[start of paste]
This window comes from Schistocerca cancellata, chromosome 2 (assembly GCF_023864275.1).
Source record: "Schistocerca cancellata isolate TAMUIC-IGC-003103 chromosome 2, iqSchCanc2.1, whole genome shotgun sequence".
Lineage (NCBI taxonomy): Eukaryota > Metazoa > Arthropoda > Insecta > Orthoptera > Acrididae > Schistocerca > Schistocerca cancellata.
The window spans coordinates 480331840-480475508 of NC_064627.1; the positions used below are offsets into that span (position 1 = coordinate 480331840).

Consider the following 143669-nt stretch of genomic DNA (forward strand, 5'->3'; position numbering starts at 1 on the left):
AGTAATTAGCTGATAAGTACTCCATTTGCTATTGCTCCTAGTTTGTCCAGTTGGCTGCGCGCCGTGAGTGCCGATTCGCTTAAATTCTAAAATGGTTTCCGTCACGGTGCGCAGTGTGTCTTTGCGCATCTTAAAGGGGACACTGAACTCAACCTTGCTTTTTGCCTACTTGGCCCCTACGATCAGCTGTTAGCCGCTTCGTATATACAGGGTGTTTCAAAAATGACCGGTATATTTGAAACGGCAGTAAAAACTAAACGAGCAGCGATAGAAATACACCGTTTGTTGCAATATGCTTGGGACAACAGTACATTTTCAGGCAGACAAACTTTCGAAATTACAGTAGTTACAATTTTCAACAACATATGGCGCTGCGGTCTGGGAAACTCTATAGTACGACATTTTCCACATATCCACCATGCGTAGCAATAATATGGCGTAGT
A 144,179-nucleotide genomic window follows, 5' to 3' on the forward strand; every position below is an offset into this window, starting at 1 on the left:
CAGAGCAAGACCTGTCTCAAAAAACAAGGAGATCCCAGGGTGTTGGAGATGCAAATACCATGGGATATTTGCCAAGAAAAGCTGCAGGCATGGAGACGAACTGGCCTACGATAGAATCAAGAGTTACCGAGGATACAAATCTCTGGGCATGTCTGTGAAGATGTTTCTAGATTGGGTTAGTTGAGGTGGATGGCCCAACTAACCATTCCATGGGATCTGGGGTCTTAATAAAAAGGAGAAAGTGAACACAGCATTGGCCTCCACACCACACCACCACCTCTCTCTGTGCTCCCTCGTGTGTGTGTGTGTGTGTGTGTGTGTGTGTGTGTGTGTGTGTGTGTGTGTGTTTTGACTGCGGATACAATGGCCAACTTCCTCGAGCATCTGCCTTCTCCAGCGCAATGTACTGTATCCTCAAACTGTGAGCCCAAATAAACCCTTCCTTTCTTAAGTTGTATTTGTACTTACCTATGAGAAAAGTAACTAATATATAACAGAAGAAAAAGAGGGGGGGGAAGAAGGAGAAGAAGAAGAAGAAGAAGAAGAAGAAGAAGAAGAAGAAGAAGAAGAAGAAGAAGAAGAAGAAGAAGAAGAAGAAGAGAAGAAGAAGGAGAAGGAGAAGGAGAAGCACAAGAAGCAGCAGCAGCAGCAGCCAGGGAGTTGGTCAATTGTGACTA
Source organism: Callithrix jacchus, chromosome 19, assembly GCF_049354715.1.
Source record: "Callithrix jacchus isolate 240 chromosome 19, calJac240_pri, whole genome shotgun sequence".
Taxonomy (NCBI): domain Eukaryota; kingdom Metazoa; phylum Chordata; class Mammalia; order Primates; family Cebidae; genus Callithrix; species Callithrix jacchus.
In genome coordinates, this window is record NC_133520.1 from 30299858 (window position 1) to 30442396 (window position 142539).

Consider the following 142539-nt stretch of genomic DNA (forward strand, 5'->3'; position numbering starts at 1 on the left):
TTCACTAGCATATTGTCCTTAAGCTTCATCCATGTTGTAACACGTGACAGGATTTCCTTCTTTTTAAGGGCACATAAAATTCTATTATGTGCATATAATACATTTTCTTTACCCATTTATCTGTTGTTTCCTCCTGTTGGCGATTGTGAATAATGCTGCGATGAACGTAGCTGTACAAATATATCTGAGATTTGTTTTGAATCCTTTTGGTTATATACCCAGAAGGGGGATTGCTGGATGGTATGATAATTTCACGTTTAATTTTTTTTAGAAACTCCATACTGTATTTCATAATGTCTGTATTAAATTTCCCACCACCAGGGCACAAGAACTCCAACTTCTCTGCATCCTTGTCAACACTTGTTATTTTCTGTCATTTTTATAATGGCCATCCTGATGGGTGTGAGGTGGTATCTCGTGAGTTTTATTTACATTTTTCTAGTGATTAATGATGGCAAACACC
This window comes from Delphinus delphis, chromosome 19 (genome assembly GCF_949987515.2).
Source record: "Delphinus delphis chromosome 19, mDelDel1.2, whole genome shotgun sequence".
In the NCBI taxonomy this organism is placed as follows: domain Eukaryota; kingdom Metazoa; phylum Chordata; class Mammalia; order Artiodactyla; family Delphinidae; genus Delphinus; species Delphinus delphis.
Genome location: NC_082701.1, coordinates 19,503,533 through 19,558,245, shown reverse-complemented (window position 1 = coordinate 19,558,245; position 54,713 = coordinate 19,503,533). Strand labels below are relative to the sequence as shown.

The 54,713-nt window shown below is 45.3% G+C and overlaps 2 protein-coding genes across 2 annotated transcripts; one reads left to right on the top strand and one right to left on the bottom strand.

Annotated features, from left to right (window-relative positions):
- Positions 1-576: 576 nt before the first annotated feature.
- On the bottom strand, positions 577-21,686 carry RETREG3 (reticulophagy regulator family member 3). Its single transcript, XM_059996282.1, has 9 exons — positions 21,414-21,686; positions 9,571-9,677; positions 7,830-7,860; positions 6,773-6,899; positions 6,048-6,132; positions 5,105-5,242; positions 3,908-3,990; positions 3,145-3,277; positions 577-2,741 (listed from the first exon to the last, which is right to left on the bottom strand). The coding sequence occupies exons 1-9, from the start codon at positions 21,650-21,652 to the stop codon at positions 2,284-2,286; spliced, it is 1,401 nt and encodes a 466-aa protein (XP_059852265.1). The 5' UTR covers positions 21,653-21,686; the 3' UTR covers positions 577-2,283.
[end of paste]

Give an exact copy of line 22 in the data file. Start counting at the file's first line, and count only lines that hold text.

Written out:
- On the bottom strand, positions 577-21,686 carry RETREG3 (reticulophagy regulator family member 3). Its single transcript, XM_059996282.1, has 9 exons — positions 21,414-21,686; positions 9,571-9,677; positions 7,830-7,860; positions 6,773-6,899; positions 6,048-6,132; positions 5,105-5,242; positions 3,908-3,990; positions 3,145-3,277; positions 577-2,741 (listed from the first exon to the last, which is right to left on the bottom strand). The coding sequence occupies exons 1-9, from the start codon at positions 21,650-21,652 to the stop codon at positions 2,284-2,286; spliced, it is 1,401 nt and encodes a 466-aa protein (XP_059852265.1). The 5' UTR covers positions 21,653-21,686; the 3' UTR covers positions 577-2,283.